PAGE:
Date of Award
Josef Korbel School of International Studies
Democratic Theory, Disability Studies, Justice as Fairness, Original Position, Political Philosophy, Political Theory
John Rawls, in Political Liberalism, acknowledges that justice as fairness, as it stands, "may fail" to deliver justice to people with severe cognitive impairment. He continues, "How deep a fault this is must wait until the case itself can be examined." The intent of this work, then, is to revisit Rawls's justice as fairness in light of intervening decades of disability consciousness and the emergence of competing theoretical constructs pertinent to the lives of people with impairment, specifically to people with an inability to reason or to reason fully, and determine whether new perspectives can expand its scope into a more comprehensive model.
A fully democratic theory of justice cannot exclude the "hard cases," so in addition to Rawls's two principles of justice, the author will argue that a third principle of justice must be included to assure true democratic outcomes. The new principle will state: All structures arising from the first two principles must be open to all human beings--fully inclusive--without exception. The author expects that this third principle will be embraced by the reasonable and rational designers because it is in their self-interest to do so. The concept of self-interest--that interest, which might sway a person's choices toward personally favorable outcomes--is seen, by this author, as inclusive of favorable outcomes for all people with whom the designer self-identifies. Arenas of self-interest expand past the boundaries of an individual's actual person and past the confines of time, to encompass others, including one's future self, whose well-being is of such importance to the designer as to define her own well-being.
Rawls means to assure a form of empathetic behavior when he constructs the veil of ignorance. In the original position, because the designer is veiled from all of his individual characteristics, Rawls forces consideration of the circumstances of every possible person the designer could be. The designer must consider those of all possible ethnicities, cultures, genders, classes, economic brackets, endowments, and other individual characteristics. Yet, the veil can never hide from the designer the fact that she can reason, and, if the designer were to make choices based on a narrow version of self-interest, the circumstances of people with cognitive impairment would remain unconsidered. Yet, people actually act within a broader definition of self-interest. The veiled designer cannot know if impairment affects his child or others with whom he identifies, nor can he know, given the nature of impairment, whether he will become impaired imminently or in the future. The unpredictable and non-discriminating nature of impairment means that its lack of consideration in the original position will expose participants, who all have impairment in a potential state, to the consequences of policy, which fails to address circumstances that might define anyone's future. Within an expanded notion of self-interest, the circumstances of people with severe cognitive and physical impairment will be represented because, among many reasons, it is personally advantageous for participants to do so.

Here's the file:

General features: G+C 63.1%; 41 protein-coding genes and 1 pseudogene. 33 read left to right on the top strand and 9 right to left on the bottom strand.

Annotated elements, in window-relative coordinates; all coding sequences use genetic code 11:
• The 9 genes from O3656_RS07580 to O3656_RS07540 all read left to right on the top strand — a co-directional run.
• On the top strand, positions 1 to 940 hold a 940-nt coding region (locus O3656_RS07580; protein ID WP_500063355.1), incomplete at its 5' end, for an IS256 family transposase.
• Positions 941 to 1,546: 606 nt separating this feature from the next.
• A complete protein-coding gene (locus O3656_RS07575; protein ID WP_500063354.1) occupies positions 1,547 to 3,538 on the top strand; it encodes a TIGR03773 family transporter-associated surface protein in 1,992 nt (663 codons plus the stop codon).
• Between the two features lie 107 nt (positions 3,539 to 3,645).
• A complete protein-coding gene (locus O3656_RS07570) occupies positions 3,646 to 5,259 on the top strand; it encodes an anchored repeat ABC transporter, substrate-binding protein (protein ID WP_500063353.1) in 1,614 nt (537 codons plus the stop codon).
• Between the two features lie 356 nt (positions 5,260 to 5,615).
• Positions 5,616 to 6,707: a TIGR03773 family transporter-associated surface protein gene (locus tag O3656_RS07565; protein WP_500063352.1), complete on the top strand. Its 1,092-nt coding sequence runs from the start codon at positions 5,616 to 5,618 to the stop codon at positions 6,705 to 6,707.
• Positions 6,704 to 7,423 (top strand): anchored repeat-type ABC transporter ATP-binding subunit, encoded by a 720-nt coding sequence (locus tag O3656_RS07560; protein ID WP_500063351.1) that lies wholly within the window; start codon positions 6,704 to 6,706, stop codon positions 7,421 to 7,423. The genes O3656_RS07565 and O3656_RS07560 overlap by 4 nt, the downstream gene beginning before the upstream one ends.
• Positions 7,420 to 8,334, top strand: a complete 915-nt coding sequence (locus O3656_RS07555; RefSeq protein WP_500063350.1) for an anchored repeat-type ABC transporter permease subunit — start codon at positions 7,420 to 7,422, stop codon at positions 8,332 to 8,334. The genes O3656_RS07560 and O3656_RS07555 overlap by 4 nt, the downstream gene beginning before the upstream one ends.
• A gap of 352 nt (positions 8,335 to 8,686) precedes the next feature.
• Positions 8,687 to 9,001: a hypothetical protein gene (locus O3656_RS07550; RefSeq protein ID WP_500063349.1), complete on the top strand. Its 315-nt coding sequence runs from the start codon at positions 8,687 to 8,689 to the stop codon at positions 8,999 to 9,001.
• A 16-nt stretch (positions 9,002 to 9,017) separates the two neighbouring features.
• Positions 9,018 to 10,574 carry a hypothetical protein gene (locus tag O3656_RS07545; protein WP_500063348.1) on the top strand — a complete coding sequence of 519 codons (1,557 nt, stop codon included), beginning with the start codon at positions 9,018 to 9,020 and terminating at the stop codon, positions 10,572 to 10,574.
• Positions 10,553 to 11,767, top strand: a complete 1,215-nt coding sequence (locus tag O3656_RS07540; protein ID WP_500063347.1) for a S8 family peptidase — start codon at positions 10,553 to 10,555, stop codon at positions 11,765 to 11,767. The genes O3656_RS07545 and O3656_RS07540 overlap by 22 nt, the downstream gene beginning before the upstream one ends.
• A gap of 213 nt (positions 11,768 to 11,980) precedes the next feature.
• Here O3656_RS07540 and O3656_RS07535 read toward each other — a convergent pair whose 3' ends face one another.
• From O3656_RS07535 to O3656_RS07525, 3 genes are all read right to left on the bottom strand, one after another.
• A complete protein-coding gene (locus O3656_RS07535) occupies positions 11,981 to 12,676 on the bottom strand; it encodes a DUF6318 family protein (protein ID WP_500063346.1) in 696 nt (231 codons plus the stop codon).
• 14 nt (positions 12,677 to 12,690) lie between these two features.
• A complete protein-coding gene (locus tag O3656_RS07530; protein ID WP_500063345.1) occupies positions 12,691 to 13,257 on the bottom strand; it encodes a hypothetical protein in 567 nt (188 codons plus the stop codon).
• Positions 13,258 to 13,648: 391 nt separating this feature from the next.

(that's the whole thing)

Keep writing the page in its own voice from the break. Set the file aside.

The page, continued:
The social relevance of people with cognitive impairment, the author will argue, highlights the need for a theoretical restructuring of concepts of contribution and value, beyond rationality, that would lead to a reconceived notion of rights-bearing status and positions of respect. Can theory redefine personhood in a non-traditional way that can, but need not, include the ability to make moral choices, in order to extend value to previously excluded individuals, who nonetheless benefit society through extra-rational contribution? The author will explore the contributions and subsequent value to society of people with cognitive impairment (and all impairment, for that matter). Notions of value should not be confused with ideas of intrinsic human worth. Acceptance of the latter does not lead individuals seeking community, based on mutual advantage, to court the participation of a non-contributor. Only social valuing can uproot the entrenched notion of worthlessness inherent in terms like "useless eaters."
For all people, life as a human being involves living inside a vessel, which is subject to entropy, disease, injury and imperfection. Historically, society has sequestered those who provide reminders of the frailty of the human body and mind, and in so doing has doggedly clung to a chosen, comfortable illusion. What has been lost in this collective behavior is the opportunity to lead truly authentic lives, to embrace and incorporate the complete human experience. People with impairment can lead us in claiming our full humanity and in so doing make an invaluable contribution.
Neil, Michael, "The Last Citizen--A Response to Rawls's Challenge on Impairment: A Third Principle of Justice, and Extra-Rational Contribution" (2013). Electronic Theses and Dissertations. 472.
Recieved from ProQuest
Philosophy, Political Science, History